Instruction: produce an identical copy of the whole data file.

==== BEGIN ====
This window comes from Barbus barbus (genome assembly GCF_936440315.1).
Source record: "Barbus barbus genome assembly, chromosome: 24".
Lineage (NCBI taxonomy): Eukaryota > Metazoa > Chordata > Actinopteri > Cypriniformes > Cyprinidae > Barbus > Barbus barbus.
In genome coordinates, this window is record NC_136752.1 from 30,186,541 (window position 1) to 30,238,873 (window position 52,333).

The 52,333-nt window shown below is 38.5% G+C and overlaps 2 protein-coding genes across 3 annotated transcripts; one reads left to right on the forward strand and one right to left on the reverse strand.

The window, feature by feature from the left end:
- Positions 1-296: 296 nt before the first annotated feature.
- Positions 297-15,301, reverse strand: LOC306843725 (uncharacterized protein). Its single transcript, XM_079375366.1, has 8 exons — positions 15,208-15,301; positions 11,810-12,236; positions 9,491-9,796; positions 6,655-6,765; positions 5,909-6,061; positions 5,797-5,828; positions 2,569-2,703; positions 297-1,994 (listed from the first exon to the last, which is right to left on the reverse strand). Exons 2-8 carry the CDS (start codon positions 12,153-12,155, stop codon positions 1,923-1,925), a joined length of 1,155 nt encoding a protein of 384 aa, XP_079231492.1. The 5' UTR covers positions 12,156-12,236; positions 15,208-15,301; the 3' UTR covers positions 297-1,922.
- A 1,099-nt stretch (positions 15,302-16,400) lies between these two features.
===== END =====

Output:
This window comes from Barbus barbus (genome assembly GCF_936440315.1).
Source record: "Barbus barbus genome assembly, chromosome: 24".
Lineage (NCBI taxonomy): Eukaryota > Metazoa > Chordata > Actinopteri > Cypriniformes > Cyprinidae > Barbus > Barbus barbus.
In genome coordinates, this window is record NC_136752.1 from 30,186,541 (window position 1) to 30,238,873 (window position 52,333).

The 52,333-nt window shown below is 38.5% G+C and overlaps 2 protein-coding genes across 3 annotated transcripts; one reads left to right on the forward strand and one right to left on the reverse strand.

The window, feature by feature from the left end:
- Positions 1-296: 296 nt before the first annotated feature.
- Positions 297-15,301, reverse strand: LOC306843725 (uncharacterized protein). Its single transcript, XM_079375366.1, has 8 exons — positions 15,208-15,301; positions 11,810-12,236; positions 9,491-9,796; positions 6,655-6,765; positions 5,909-6,061; positions 5,797-5,828; positions 2,569-2,703; positions 297-1,994 (listed from the first exon to the last, which is right to left on the reverse strand). Exons 2-8 carry the CDS (start codon positions 12,153-12,155, stop codon positions 1,923-1,925), a joined length of 1,155 nt encoding a protein of 384 aa, XP_079231492.1. The 5' UTR covers positions 12,156-12,236; positions 15,208-15,301; the 3' UTR covers positions 297-1,922.
- A 1,099-nt stretch (positions 15,302-16,400) lies between these two features.